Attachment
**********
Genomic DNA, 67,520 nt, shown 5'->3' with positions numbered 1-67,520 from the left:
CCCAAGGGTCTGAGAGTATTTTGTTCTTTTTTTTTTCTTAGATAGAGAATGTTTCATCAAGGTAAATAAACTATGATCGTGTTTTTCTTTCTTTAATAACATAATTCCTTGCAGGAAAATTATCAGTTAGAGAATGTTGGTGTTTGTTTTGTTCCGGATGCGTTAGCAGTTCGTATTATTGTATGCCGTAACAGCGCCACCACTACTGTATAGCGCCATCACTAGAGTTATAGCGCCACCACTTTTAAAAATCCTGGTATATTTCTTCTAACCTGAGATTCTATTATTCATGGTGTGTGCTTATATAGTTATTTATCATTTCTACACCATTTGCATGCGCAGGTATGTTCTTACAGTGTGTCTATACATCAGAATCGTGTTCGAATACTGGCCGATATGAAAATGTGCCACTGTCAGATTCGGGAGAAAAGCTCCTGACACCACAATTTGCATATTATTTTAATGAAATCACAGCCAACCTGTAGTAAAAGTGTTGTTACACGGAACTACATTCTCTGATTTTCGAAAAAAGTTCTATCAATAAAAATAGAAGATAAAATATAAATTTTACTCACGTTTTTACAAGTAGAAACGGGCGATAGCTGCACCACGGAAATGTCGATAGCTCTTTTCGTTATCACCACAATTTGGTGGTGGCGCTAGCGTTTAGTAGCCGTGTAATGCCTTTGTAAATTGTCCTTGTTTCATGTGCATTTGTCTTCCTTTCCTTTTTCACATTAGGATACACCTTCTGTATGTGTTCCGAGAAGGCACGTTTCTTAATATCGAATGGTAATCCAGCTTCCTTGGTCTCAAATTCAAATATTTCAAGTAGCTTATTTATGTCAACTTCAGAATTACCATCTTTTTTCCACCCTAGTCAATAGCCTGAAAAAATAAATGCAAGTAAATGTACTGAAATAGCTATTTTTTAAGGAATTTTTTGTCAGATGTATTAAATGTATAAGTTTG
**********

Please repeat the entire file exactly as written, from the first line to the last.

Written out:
Genomic DNA, 67,520 nt, shown 5'->3' with positions numbered 1-67,520 from the left:
CCCAAGGGTCTGAGAGTATTTTGTTCTTTTTTTTTTCTTAGATAGAGAATGTTTCATCAAGGTAAATAAACTATGATCGTGTTTTTCTTTCTTTAATAACATAATTCCTTGCAGGAAAATTATCAGTTAGAGAATGTTGGTGTTTGTTTTGTTCCGGATGCGTTAGCAGTTCGTATTATTGTATGCCGTAACAGCGCCACCACTACTGTATAGCGCCATCACTAGAGTTATAGCGCCACCACTTTTAAAAATCCTGGTATATTTCTTCTAACCTGAGATTCTATTATTCATGGTGTGTGCTTATATAGTTATTTATCATTTCTACACCATTTGCATGCGCAGGTATGTTCTTACAGTGTGTCTATACATCAGAATCGTGTTCGAATACTGGCCGATATGAAAATGTGCCACTGTCAGATTCGGGAGAAAAGCTCCTGACACCACAATTTGCATATTATTTTAATGAAATCACAGCCAACCTGTAGTAAAAGTGTTGTTACACGGAACTACATTCTCTGATTTTCGAAAAAAGTTCTATCAATAAAAATAGAAGATAAAATATAAATTTTACTCACGTTTTTACAAGTAGAAACGGGCGATAGCTGCACCACGGAAATGTCGATAGCTCTTTTCGTTATCACCACAATTTGGTGGTGGCGCTAGCGTTTAGTAGCCGTGTAATGCCTTTGTAAATTGTCCTTGTTTCATGTGCATTTGTCTTCCTTTCCTTTTTCACATTAGGATACACCTTCTGTATGTGTTCCGAGAAGGCACGTTTCTTAATATCGAATGGTAATCCAGCTTCCTTGGTCTCAAATTCAAATATTTCAAGTAGCTTATTTATGTCAACTTCAGAATTACCATCTTTTTTCCACCCTAGTCAATAGCCTGAAAAAATAAATGCAAGTAAATGTACTGAAATAGCTATTTTTTAAGGAATTTTTTGTCAGATGTATTAAATGTATAAGTTTG